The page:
Thoughts on economics and liberty

CONCLUSIVE evidence that the British DID NOT cut off any Indian weaver’s thumbs. Myth busted.

I decided to conduct original research on this topic given the following FB comment in response to my blog post on Gurcharan Das’s views (see this) – screenshot below.

This particular view, below, is quite a radical new invention (that the Queen was involved – which one?!!), but the more common one is that Dhaka weavers had their thumbs cut off.

Shashi Tharoor made a somewhat similar claim in his book, Inglorious Empire, to which Professor John M. McKenzie, chief editor of the Cambridge History of the British Empire, responded:

“I am not sure of Mr. Tharoor’s source for the cutting off of weavers’ thumbs. It is not something I have heard of. What can certainly be said is that this was never official policy. If it happened at all, it must have been a localized, unofficial, and illegal activity. And if this practice had been publicized, it would have produced a storm of protest in Britain.” [Source]

But McKenzie’s rebuttal is simply not good enough. When this professor has not even heard of it, how can he rebut the allegation?

This Telegraph article makes bold claims that

“In the early 19th century, the East India Company, eager to promote British textiles, had cut off the hands of hundreds of weavers in Bengal” [Source]

However, it cites no original sources that date back to the period referred to. This is quite a problem. If HUNDREDS of weavers had been so affected, surely there would have been some documentary evidence somewhere.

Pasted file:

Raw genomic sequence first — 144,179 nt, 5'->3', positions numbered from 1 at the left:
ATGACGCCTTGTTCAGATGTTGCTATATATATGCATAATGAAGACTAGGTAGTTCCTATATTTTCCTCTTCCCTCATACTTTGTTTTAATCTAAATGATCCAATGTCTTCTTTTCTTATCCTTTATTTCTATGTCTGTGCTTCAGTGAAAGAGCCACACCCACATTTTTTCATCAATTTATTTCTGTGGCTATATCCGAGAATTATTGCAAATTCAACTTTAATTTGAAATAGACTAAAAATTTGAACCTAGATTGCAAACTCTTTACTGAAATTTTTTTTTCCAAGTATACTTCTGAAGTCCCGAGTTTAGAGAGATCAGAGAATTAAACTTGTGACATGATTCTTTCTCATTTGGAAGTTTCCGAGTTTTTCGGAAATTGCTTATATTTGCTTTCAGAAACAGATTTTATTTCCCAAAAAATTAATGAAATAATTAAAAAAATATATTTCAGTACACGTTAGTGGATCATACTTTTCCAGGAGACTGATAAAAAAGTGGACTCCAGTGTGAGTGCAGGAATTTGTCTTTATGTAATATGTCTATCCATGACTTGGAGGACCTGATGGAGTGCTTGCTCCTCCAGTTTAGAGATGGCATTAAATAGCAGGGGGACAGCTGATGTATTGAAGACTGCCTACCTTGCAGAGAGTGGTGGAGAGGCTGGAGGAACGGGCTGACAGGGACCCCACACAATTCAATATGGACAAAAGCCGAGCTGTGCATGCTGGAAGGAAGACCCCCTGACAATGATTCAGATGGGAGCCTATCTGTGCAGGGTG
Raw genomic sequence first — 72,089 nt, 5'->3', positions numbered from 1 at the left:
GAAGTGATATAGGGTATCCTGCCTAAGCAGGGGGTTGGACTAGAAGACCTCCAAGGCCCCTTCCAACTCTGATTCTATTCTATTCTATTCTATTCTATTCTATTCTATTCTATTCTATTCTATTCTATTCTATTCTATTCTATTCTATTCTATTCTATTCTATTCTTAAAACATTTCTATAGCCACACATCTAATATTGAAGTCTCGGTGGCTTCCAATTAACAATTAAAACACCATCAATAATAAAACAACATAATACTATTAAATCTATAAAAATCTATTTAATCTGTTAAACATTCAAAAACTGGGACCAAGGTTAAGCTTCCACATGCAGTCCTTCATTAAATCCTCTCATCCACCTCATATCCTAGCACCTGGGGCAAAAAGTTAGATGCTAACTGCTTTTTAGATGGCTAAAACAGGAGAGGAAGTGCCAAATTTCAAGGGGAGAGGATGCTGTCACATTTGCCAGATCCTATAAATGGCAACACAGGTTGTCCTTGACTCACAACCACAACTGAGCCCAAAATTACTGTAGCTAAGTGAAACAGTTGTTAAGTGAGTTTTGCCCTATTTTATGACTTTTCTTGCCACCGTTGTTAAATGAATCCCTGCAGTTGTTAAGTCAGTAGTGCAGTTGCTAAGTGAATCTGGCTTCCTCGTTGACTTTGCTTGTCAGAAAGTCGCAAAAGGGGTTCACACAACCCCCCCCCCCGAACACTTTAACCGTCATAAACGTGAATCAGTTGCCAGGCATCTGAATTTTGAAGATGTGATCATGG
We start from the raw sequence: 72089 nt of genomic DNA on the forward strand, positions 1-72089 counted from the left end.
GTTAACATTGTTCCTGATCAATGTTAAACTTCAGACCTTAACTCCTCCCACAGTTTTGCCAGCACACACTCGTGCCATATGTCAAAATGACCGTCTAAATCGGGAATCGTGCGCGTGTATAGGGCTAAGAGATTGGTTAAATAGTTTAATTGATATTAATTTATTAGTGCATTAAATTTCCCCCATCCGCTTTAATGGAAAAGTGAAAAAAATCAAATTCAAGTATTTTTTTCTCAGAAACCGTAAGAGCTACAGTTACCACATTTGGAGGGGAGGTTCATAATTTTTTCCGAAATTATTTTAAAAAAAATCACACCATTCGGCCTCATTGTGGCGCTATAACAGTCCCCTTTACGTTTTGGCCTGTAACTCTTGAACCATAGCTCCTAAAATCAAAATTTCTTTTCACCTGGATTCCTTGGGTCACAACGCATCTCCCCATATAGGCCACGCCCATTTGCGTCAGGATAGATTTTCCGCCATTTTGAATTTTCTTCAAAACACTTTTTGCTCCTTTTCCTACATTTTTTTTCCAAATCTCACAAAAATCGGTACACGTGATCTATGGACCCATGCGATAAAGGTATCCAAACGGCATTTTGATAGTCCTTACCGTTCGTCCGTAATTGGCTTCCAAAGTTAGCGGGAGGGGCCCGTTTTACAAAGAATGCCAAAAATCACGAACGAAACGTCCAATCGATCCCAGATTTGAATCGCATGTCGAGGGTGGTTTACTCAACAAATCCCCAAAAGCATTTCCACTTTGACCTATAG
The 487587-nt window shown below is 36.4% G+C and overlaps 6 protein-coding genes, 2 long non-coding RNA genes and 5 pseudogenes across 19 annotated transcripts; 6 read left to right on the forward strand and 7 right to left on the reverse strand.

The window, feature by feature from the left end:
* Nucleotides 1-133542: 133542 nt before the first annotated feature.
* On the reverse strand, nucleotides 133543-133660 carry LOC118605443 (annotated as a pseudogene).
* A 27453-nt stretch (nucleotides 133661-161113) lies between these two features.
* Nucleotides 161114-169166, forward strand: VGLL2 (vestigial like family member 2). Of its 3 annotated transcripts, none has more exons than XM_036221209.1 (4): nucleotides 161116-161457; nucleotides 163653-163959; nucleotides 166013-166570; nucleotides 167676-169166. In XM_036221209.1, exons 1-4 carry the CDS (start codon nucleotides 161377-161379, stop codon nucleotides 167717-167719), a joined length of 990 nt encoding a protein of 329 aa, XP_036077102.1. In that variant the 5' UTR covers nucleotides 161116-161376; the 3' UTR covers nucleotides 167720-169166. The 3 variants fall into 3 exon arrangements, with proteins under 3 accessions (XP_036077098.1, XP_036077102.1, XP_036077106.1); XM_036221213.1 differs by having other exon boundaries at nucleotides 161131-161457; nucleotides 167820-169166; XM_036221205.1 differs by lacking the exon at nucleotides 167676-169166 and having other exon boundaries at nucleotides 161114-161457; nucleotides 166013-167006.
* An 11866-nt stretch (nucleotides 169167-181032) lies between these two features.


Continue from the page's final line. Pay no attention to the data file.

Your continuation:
So WHAT IS THE TRUTH?

The following suggests that this is a myth: “This story is debunked in the chapter by Jasleen Dhamija on “Regional Weavers of India” in the book “Handwoven Fabrics of India” edited by Jasleen Dhamija and Jyotindra Jain published by University of Washington Press in 1990.” [Source]

However, I don’t have access to this particular book.

This note suggests that issue arose during the impeachment of Hastings but doesn’t quite point to any original source on this issue.

On the other hand, this particular 2013 discussion was very helpful in pointing me to the right direction.

I look to the ORIGINAL SOURCES if possible, given such sources are now readily available. And the original source is WILLIAM BOLTS (see this blog post for the full quote – including from Romesh Dutta’s 1902 economic history.).

The Bolts 1772 text shows clearly that the British were not trying to end weaving. They were trying to mopolise it and force the weavers to work for them. In doing this they did oppress weavers. BUT THEY DID NOT CUT OFF THEIR THUMBS.

I also note that Dadabhai Naoroji’s 617 page book, Poverty and Unbritish Rule in India does NOT ever mention ANY weaver cutting off their hand. How is it possible that the ultra-diligent Naoroji would have missed this if it was anywhere documented?

NO INDIAN SCHOLAR TILL 1900 HAD EVER IDENTIFIED THIS ISSUE. IT WAS INVENTED AFTER 1900.

CONCLUSION

Myth busted.

THERE IS NO EVIDENCE OF ANY BRITISH OFFICER CUTTING OFF ANY WEAVER’S THUMB AT ANY POINT IN INDIA’S HISTORY.

KEYWORDS

British ended muslin production in Bengal, British East India Company cut off weavers’ thumbs and hands

Sanjeev Sabhlok

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